The stock market stormed out of the gate during the first two months of 2017 as hopes regarding fewer business regulations and increased consumer confidence fueled investor’s optimism for equities. The bond market was flat during the first quarter as increased inflation expectations and higher interest rates were a drag on bond prices.
The Federal Reserve raised interest rates during the first quarter for the first of what is expected to be multiple rate increases during this year. The economy continued the expansion that has been underway since 2009, allowing the Fed the ability to hike rates. Most analysts are projecting a pickup in inflation over the next two years and this is the primary catalyst for increasing interest rates. Another factor is the very low unemployment rate, which can be inflationary with a growing economy. As we have said before, the Fed has the very difficult job of keeping the economy growing but preventing it from growing so fast we have high inflation. This can be a difficult job to manage.
By most measures the equity markets are at the high end of the valuation spectrum. While this does not mean that a large sell off is eminent, it does suggest that upside potential is limited at these levels. We shifted to a more conservative stance last summer and we remain cautious today. The current bull market, one of the longest since World War Two, is getting old and is showing signs of a late cycle bull market. While we can never predict short term market moves, we believe this conservative stance is appropriate.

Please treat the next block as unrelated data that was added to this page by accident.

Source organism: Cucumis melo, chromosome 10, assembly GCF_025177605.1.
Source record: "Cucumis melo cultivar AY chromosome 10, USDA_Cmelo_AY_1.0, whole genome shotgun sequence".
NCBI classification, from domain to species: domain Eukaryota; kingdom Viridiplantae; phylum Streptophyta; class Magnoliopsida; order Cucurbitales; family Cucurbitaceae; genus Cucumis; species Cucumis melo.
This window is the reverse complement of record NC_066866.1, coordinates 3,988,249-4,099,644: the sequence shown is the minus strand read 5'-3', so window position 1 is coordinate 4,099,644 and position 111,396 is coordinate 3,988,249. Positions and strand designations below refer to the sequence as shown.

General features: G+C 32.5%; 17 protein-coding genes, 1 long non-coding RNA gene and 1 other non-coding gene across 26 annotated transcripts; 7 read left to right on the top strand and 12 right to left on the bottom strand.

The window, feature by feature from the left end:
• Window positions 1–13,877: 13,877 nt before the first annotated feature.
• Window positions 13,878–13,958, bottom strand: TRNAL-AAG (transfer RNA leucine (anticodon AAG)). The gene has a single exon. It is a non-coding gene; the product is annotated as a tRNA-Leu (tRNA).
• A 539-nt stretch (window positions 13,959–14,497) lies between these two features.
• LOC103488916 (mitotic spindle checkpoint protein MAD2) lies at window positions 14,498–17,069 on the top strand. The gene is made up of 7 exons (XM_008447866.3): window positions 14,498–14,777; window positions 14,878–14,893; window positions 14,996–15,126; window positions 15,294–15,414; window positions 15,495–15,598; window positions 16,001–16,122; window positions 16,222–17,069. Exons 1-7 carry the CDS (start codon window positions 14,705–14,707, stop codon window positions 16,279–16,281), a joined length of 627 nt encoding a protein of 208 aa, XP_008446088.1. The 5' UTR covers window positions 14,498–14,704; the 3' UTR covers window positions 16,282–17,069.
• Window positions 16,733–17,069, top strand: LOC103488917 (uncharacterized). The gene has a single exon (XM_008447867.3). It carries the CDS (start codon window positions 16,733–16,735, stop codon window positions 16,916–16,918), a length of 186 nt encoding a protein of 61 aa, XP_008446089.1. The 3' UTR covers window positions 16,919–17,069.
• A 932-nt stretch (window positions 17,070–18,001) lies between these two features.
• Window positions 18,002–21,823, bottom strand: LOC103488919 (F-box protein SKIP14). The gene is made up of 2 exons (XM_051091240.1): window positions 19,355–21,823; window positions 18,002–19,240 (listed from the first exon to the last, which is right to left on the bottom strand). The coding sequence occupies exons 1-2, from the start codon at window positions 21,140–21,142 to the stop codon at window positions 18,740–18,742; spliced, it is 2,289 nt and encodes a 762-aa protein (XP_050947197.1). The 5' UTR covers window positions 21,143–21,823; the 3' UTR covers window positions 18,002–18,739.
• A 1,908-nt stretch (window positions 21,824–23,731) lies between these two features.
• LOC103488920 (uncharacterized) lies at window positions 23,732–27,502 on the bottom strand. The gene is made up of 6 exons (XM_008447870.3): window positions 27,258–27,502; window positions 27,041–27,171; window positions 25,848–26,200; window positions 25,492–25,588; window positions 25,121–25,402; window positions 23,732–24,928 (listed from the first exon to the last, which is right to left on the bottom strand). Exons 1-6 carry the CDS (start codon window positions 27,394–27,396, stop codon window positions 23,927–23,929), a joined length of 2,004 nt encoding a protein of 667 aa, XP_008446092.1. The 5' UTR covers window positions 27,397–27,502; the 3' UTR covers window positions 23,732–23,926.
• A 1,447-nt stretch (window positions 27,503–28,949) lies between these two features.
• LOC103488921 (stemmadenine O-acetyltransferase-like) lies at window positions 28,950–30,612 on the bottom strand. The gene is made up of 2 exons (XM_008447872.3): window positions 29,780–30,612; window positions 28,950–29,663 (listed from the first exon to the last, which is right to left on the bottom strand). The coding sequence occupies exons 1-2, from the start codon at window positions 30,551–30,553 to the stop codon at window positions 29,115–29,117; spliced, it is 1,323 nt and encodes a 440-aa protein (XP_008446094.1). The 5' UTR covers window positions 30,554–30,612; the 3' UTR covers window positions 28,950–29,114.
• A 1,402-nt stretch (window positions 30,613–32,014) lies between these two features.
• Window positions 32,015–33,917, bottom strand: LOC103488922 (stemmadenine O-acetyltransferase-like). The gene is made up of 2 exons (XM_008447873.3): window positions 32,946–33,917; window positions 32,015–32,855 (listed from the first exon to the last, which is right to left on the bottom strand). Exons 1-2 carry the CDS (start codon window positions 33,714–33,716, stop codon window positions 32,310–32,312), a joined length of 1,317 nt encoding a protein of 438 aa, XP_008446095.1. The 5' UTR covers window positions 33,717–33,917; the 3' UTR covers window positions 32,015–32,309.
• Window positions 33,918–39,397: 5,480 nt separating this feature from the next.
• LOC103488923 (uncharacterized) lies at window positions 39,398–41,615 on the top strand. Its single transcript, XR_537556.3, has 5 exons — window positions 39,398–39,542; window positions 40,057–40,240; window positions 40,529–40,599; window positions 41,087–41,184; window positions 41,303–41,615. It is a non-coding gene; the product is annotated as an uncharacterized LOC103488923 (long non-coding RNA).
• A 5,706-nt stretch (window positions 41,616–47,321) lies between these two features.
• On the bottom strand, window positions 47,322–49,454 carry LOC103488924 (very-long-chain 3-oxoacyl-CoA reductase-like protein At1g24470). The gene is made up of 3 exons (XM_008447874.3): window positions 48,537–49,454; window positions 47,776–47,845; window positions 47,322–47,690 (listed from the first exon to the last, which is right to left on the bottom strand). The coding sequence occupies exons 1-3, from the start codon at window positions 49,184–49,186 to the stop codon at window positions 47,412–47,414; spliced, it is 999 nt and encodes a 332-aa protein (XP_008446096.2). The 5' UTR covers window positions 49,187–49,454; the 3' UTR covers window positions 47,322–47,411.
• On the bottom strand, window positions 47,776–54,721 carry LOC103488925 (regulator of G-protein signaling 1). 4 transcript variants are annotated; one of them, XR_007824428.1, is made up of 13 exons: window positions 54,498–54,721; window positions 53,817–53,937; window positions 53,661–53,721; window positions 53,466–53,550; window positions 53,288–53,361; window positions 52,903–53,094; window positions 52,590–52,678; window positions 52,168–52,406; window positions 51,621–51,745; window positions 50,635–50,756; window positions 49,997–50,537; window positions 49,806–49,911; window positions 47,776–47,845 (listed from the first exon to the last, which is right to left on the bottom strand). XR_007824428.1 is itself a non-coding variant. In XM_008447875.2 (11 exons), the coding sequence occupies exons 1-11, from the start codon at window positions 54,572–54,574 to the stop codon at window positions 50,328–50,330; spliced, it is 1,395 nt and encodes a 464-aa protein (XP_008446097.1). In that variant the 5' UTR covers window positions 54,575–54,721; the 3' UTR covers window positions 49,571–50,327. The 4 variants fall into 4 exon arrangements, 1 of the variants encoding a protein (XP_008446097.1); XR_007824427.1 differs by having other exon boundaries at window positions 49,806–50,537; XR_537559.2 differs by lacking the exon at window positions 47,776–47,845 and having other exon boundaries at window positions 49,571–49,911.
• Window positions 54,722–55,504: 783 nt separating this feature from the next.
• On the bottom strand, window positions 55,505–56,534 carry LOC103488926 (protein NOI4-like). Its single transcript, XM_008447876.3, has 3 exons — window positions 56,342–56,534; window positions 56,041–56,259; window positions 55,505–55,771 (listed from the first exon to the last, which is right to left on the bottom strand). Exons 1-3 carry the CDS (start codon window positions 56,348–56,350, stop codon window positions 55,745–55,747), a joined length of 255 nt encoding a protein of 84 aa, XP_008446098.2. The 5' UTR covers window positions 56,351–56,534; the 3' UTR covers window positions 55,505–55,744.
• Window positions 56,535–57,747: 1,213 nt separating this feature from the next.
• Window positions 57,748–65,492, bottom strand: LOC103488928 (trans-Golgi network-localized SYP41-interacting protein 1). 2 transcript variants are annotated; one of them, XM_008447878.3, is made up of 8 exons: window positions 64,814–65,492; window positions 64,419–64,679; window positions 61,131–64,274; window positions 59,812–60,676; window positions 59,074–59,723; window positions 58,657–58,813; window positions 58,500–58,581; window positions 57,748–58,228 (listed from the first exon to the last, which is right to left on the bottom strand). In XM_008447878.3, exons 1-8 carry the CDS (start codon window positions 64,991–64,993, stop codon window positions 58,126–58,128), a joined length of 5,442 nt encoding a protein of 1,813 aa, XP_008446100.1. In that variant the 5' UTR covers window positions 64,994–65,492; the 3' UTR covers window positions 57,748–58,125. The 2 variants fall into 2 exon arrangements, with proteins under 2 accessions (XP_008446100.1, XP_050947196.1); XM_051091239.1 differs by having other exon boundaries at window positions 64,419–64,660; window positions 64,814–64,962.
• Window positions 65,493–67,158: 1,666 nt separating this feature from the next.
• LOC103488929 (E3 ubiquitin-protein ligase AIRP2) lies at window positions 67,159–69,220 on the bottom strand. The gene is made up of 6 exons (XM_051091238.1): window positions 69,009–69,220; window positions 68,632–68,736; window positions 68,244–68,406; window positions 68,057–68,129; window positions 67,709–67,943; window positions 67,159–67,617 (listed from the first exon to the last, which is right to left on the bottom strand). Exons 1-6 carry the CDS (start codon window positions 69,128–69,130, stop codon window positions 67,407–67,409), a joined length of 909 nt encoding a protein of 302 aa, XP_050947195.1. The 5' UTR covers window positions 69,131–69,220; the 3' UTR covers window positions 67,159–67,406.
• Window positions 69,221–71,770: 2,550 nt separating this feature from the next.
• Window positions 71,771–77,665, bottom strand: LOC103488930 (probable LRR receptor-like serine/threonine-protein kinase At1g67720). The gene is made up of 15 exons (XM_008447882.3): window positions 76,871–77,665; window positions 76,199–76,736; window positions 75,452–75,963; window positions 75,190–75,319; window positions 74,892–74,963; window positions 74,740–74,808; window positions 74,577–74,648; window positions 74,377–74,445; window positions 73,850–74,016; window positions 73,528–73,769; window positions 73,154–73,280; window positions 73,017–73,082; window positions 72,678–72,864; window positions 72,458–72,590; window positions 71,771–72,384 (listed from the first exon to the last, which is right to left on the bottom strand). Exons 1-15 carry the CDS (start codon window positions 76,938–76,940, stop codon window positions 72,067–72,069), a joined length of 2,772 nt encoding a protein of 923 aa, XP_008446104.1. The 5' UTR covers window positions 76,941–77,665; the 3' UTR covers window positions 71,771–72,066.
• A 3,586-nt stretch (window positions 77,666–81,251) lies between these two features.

We are also cautious in our outlook for the bond market. Interest rates have been so low over the past few years that even a moderate increase in rates would cause a fairly substantial selloff in bond prices. We will be watching the inflation numbers very closely this year and adjusting our bond portfolios accordingly. While we believe inflation may pick up to some degree we do not believe it will reach high levels.
All in all, the U.S. and world economies are still expanding, and that is good for equity markets. In an expansion as old as this one, however, markets tend to get overextended and expensive relative to earnings, which is where we find ourselves right now. We feel the longer-term bull market remains intact, so if there is a selloff in stocks we would be buyers. We will keep you posted as our thoughts change, but in the meantime, please feel free to call us if you would like more details on our investment thoughts or if you would like to review your portfolio.
About Wabash Capital
Wabash Capital is an employee-owned registered investment advisor based in Terre Haute, Indiana, providing investment advice and professional portfolio management to individuals, corporations, banks, trusts, retirement plans and endowments. To learn more about our business, please visit www.wabashcapital.com.